Tuesday, 14 August 2012

Plant of the week


Clematis integrifolia and other herbaceous clematis

Clematis integrifolia
Another unnamed 
cultivar of C. integrifolia

I am notoriously bad at remembering plant variety names, so imagine my delight at finding a label firmly attached to the base of this plant. I checked it out on Google and the name was completely wrong! There is a moral here! I will limit myself to saying that there are many nice varieties of this species of herbaceous clematis!

‘Herbaceous’ means non-woody, and all such plants die to the ground each autumn. It’s a moot point whether this qualifies them for the herbaceous border as they tend to scramble and need support. Some gardeners prefer to let them tumble over a wall or use them as ground cover.

Obelisks are an ideal method of support. Those at garden centres are sometimes very good. We are fortunate that our local blacksmith is both cheaper and better. Clematis can still be a bit unruly and might need tucking in. If you are very clever, order your obelisk to exactly fit the height of your plant, it looks so much nicer.

Another herbaceous clematis, C.hendersonii, easily grows six foot and more each year and is too tall for the herbaceous border. It is one of my favorites. In Bolton Percy churchyard, this clematis has been clambering up into a tamarisk for thirty years. The pruning is so easy, just cut to the ground each year and, if you forget, it will just climb up the dead stems!

Propagators among you will be wondering whether the usual clean chop with a sharp spade can be used to divide a piece from a strong clump of herbaceous clematis. Yes it can.

C.hendersonii
An interesting article about herbaceous clematis.





6 comments:

  1. I tried posting but since I wasn't logged in to Google I lost everything I typed. :)

    I love the Clematis but find it funny that the big box home improvement center where I live sells this plant with a small 1.5 foot tall trellis attached to the 1gallon pot. The plant quickly outgrows this laughable excuse for a support system unless you prune it back almost every day. Of course pruning the plant back this much will cost you some flowers.

    Check out my blog and if you like it we can exchange links. I have enjoyed going back through your archive of posts and would like to share your site with my visitors. Check me out at http://www.thehomevegetablegardener.com or on Google+/Facebook.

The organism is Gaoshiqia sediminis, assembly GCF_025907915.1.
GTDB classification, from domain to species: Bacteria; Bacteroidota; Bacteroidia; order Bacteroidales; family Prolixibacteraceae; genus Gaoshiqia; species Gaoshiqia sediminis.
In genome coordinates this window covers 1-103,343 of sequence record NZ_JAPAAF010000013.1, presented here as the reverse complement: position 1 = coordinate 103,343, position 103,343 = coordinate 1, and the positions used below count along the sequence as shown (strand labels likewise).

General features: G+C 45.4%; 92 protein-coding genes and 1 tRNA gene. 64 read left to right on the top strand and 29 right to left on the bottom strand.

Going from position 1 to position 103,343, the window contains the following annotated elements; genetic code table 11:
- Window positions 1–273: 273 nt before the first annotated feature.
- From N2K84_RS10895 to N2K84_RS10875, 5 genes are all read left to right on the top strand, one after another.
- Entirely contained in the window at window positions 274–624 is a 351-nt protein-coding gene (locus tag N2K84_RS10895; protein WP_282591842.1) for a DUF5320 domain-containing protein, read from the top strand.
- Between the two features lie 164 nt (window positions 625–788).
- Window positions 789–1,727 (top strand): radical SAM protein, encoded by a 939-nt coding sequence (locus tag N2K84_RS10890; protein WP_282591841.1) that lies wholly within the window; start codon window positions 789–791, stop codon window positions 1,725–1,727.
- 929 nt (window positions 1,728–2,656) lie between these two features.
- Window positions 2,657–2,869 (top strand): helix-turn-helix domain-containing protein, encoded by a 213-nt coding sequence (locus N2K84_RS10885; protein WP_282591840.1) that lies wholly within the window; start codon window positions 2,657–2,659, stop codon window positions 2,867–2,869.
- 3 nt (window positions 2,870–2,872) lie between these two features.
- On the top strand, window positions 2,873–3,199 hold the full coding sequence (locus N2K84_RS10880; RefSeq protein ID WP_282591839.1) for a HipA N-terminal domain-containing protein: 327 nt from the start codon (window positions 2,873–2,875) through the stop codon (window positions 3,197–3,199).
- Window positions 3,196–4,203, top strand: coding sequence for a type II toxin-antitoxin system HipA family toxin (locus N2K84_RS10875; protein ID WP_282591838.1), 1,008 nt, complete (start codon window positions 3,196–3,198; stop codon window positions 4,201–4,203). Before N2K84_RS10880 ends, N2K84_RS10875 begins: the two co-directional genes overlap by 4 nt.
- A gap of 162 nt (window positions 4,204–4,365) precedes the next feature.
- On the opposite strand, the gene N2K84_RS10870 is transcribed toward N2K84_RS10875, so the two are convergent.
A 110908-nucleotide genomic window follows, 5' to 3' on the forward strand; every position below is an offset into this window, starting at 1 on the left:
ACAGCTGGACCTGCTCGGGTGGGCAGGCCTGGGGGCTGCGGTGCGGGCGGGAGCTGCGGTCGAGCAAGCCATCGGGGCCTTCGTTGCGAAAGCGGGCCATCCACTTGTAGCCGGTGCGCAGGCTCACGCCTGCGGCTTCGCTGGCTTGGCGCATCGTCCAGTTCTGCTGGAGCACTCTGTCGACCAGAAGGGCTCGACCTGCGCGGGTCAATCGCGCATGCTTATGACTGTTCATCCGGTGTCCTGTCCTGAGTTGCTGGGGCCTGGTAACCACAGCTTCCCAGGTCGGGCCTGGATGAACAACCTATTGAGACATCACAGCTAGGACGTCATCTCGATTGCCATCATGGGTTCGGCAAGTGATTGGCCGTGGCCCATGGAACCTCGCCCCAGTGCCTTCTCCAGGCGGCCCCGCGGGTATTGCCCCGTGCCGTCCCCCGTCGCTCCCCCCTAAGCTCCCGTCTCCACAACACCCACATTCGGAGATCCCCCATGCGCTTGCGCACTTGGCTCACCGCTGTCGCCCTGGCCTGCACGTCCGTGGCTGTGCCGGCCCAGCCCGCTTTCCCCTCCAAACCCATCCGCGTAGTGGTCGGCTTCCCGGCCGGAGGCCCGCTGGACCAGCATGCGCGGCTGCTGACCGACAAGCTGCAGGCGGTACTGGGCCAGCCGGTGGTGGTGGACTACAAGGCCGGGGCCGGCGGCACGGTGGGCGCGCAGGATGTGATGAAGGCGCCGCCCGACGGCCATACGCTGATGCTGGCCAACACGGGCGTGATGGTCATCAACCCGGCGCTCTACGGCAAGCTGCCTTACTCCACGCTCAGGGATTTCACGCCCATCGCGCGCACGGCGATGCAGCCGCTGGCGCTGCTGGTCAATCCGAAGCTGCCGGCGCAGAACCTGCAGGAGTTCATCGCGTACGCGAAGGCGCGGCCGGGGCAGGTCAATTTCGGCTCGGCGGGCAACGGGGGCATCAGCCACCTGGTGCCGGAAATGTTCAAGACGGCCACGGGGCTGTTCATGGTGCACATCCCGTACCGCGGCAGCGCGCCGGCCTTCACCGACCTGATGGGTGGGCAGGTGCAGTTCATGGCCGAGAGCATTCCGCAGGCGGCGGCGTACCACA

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    1. Thanks for this Chris. I like your blog and will get a link up as soon as I can. Thanks for putting mine on yours already!

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  2. I like clemati (I did Latin at school!) but I get confused as to which to prune back in the Autumn and which not. Does it matter?
    I built a large pergola 2 years ago and planted a white Montana. It flowers very early so I today planted a purple (name unknown0 one a foot from it and I will train it up and over the pergola to mix in with the white one. It flowers much later so it will hopefully extend the flower season!





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    1. My son did latin too but he is not a gardener and I suppose in Roman times, if they had clematis, it would be called quite something else!
      To be serious, the type of clematis in my blog can be cut down autumn ,winter or early spring. The usual dilemma for climbing clematis is whether to cut down to the ground in spring or to prune after flowering.I cut an overgrown Clematis alpina down to the ground in July with a view to writing a blog about it. ( I took a picture). It is sprouting now. The worse that can happen is that I will lose next years flowers!

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    2. Usually, if you cut it back by two thirds rather than right down to the ground, it will always flower again the next year.

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  3. Thanks anon. That is an excellent way to hedge your bets. Best that the third you cut away is old growth and growth out of place.
    Another general principle is to prune spring and early summer flowerers immediately after flowering, and those that flower in Autumn, hard or moderately hard back in Spring.

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